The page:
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Recession threatens families

Recession threatens families

090826_01c
Fourteen-year-old bookseller Vichet waits for customers along the riveside on Tuesday.

Layoffs among parents augur a rise in child labour: experts.

A STEEP decline in Cambodia's garment exports for the month of July has forced officials to reassess the strength of the global economic downturn and its impact on the country, as child welfare experts warn that the Kingdom's most vulnerable citizens - its children - may have the most to lose.

Official figures released Tuesday showed a 26.4 percent plunge in garment exports for July compared with a year ago and a 17.5 percent slide from June, - the latest in a series of grim economic indicators that prompted an admission by the head of the Cambodian Economic Association that the worst of the crisis could still be ahead.

Standing in the path of that slide, says Bill Salter, head of the International Labour Organisation's subregional office in East Asia, are Cambodia's children.

"The trend threatens to push 200,000 people back into poverty and erect new financial obstacles in front of children trying to access education,"
Salter said Tuesday during the launch of a national workshop studying the impact of the global economic crisis on child labour.

An estimated 40 percent of children aged between 7 and 17 years are currently engaged in some form of child labour, the group ChildFund Australia said in June.

Child labour rising
ILO officials said earlier this year that the number of children working in hard-labour conditions in Cambodia had grown from an estimated 250,000 in 2002 to about 300,000 this year.

The government has acknowledged the risks facing children, especially as families dependent on the garment sector - the Kingdom's largest industrial employer - suffer job losses or salary cuts that could prompt them to pull children out of school and into the workforce.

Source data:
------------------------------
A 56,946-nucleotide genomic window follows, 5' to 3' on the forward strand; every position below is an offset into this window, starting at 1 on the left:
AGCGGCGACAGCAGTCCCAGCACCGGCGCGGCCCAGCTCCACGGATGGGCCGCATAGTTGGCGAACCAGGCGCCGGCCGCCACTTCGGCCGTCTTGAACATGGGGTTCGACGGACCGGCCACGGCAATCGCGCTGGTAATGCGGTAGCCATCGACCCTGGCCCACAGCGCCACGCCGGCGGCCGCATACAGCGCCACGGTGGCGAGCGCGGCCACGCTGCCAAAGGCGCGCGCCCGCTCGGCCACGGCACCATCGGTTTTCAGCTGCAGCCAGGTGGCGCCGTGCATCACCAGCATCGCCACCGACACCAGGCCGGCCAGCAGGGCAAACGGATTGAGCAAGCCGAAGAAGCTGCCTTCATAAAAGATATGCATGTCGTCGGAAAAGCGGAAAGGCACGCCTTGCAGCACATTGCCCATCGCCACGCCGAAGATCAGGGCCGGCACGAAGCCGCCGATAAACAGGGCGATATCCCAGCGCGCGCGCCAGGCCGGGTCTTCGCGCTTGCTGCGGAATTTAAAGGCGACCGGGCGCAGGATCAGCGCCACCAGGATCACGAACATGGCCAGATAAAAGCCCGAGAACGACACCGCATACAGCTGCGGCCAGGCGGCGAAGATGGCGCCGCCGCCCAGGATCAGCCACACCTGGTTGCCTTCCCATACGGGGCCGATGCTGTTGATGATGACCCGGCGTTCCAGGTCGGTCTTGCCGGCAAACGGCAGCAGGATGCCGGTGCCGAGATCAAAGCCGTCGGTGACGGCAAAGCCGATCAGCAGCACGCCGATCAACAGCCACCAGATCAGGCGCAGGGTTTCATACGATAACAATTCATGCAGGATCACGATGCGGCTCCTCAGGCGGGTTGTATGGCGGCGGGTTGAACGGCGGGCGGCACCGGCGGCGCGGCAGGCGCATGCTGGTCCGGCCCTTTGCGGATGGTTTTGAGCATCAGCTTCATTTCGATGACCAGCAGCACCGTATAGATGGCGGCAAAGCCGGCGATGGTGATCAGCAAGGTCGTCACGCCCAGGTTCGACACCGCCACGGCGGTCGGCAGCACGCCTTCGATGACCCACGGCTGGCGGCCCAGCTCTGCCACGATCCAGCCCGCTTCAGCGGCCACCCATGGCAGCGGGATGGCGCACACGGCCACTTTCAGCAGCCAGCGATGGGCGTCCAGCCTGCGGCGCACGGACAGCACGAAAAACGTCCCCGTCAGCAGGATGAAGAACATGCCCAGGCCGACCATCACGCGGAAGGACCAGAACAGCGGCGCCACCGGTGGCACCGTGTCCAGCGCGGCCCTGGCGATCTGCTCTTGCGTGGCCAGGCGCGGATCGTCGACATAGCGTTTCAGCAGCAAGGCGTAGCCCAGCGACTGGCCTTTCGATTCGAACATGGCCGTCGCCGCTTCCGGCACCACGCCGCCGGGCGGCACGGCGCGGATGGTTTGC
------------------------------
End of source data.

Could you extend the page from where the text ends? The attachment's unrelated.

Cambodia's garment sector, which accounts for about 90 percent of the Kingdom's total exports, has borne the brunt of an economic downturn that can be linked directly to the rising numbers of children being forced into work, the ILO's Salter said, as cash-strapped families increasingly view education as a financial burden.

Veng Heang, director of the Department of Child Labour within the Ministry of Labour, said the link between the global crisis and child labour was no surprise.

"We knew that the economic crisis would impact children," he said Tuesday, adding that a rise in instances of child begging, scavenging and domestic labour would not be unexpected.

Warnings over deteriorating child welfare came amid protests by thousands in the garment sector over slashed pay.

More than 70,000 garment workers have been laid off since the crisis began, industry analysts say, with another 100,000 under threat in the next two years.

Nearly 3,000 employees at the Sky High Garment Factory in Daun Penh district went on strike on Monday to protest drops in their salaries, inadequate working conditions and unexpected work stoppages.

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